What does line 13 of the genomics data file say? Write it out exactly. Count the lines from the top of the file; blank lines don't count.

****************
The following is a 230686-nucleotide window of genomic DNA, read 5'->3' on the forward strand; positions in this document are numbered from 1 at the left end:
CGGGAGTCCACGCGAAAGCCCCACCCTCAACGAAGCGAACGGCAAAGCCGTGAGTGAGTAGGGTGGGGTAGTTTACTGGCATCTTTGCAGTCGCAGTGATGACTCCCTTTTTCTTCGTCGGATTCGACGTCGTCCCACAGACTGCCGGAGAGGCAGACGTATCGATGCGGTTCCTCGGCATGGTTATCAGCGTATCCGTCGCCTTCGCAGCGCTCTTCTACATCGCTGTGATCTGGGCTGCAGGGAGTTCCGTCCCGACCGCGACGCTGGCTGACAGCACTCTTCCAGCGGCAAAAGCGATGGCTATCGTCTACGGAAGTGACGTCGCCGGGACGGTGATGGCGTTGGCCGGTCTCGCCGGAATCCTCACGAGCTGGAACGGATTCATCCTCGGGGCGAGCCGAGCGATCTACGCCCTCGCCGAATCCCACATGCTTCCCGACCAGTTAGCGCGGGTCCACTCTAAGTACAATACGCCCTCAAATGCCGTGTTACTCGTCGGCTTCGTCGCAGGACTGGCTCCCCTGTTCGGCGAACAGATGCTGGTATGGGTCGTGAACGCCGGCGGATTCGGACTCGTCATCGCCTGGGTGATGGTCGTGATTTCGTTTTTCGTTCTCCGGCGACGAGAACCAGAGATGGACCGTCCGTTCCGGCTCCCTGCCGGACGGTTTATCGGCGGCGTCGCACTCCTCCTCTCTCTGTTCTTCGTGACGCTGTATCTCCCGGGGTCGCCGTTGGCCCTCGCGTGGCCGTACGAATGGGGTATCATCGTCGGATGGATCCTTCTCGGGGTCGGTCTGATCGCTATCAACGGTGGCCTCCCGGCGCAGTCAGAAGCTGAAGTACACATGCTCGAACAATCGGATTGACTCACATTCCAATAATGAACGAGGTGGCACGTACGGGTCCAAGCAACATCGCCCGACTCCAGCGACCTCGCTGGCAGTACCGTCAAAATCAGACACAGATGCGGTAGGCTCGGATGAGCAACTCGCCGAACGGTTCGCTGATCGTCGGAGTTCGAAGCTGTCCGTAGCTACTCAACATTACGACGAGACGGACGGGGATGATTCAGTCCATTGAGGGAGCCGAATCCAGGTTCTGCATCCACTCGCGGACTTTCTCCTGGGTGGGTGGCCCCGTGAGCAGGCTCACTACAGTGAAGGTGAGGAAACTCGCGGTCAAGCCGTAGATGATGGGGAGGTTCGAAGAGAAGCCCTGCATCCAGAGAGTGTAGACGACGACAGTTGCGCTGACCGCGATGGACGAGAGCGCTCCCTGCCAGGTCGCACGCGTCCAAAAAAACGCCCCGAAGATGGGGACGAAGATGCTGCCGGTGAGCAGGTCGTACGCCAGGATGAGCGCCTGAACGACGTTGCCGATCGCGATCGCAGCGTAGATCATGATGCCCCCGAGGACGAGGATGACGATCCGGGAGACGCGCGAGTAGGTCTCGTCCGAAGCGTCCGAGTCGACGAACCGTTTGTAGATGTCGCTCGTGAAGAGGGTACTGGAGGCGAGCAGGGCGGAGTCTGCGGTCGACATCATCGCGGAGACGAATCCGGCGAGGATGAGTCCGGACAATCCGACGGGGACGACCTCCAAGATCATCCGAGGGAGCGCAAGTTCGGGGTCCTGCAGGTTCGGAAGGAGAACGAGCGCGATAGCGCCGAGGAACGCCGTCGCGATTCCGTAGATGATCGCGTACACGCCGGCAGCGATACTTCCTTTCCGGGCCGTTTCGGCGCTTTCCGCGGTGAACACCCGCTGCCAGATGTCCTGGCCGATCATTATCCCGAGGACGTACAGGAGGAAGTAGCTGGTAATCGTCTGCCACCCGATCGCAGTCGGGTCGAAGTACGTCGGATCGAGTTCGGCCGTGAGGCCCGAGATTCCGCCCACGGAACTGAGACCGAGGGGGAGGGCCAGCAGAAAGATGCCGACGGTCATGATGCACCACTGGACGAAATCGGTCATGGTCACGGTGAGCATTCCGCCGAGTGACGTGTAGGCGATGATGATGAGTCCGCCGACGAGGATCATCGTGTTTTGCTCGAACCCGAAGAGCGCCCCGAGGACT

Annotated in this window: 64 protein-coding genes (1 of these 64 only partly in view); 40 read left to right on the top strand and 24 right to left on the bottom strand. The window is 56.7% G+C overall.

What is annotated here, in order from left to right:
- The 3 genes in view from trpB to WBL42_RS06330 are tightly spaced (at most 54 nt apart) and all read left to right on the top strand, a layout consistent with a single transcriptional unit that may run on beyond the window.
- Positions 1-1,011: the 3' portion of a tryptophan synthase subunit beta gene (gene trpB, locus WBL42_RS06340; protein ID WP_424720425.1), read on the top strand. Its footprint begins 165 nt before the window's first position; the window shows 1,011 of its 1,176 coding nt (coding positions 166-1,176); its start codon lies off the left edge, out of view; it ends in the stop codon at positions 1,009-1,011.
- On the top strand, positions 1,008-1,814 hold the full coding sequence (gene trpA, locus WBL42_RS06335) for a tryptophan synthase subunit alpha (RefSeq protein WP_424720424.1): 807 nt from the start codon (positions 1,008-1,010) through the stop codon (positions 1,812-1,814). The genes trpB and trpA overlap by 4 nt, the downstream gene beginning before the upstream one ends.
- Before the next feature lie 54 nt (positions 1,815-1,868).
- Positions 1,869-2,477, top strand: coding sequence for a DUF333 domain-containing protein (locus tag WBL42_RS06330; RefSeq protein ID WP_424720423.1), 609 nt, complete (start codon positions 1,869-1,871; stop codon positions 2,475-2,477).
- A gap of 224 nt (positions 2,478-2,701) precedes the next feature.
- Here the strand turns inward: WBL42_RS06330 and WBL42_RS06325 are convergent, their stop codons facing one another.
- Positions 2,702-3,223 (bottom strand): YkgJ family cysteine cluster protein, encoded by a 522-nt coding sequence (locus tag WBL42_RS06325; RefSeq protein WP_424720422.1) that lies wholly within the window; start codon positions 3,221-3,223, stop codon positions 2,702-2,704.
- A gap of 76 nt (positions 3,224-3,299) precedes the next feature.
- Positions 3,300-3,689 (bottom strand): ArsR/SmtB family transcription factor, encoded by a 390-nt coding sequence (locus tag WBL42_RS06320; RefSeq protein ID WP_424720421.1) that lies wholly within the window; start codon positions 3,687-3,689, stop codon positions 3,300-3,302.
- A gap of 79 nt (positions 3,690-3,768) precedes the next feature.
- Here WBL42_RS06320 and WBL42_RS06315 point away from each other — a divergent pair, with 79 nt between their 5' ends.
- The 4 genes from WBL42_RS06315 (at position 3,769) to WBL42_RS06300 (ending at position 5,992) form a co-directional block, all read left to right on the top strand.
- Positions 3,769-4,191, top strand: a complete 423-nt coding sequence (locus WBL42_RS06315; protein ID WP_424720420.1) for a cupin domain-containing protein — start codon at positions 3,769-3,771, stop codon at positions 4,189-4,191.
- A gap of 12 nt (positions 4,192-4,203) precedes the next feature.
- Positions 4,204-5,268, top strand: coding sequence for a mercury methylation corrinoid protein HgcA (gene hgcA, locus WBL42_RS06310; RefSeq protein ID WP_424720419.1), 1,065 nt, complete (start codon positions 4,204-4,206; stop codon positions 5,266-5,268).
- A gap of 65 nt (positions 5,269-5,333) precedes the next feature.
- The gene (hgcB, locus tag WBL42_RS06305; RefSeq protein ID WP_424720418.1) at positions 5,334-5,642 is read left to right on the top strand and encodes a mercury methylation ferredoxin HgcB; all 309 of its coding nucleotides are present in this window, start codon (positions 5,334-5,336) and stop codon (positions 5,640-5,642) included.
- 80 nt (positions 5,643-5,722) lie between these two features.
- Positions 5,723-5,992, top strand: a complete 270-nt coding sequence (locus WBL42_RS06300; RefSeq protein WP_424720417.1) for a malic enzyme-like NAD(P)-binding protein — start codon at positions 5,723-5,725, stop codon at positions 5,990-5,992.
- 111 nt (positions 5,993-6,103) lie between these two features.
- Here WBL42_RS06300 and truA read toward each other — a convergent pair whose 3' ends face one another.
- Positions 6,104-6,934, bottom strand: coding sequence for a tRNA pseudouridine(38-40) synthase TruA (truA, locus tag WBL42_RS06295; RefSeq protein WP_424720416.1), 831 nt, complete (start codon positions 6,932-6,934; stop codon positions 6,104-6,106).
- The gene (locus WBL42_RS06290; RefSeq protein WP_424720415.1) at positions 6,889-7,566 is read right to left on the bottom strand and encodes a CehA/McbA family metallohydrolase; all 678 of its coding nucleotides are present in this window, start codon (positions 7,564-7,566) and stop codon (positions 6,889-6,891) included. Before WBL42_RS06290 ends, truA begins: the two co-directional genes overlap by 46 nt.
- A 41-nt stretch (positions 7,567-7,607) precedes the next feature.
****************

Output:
- A gap of 76 nt (positions 3,224-3,299) precedes the next feature.